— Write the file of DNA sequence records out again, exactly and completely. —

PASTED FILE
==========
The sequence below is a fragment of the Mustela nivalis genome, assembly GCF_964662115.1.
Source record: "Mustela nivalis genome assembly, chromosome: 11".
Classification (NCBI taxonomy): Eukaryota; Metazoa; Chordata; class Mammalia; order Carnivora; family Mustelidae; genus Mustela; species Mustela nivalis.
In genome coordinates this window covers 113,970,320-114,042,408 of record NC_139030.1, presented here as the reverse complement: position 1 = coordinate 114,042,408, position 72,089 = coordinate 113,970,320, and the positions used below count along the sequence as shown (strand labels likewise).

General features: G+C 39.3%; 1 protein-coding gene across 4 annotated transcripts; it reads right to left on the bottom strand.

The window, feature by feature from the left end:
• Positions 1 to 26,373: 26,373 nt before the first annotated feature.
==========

The sequence below is a fragment of the Mustela nivalis genome, assembly GCF_964662115.1.
Source record: "Mustela nivalis genome assembly, chromosome: 11".
Classification (NCBI taxonomy): Eukaryota; Metazoa; Chordata; class Mammalia; order Carnivora; family Mustelidae; genus Mustela; species Mustela nivalis.
In genome coordinates this window covers 113,970,320-114,042,408 of record NC_139030.1, presented here as the reverse complement: position 1 = coordinate 114,042,408, position 72,089 = coordinate 113,970,320, and the positions used below count along the sequence as shown (strand labels likewise).

General features: G+C 39.3%; 1 protein-coding gene across 4 annotated transcripts; it reads right to left on the bottom strand.

The window, feature by feature from the left end:
• Positions 1 to 26,373: 26,373 nt before the first annotated feature.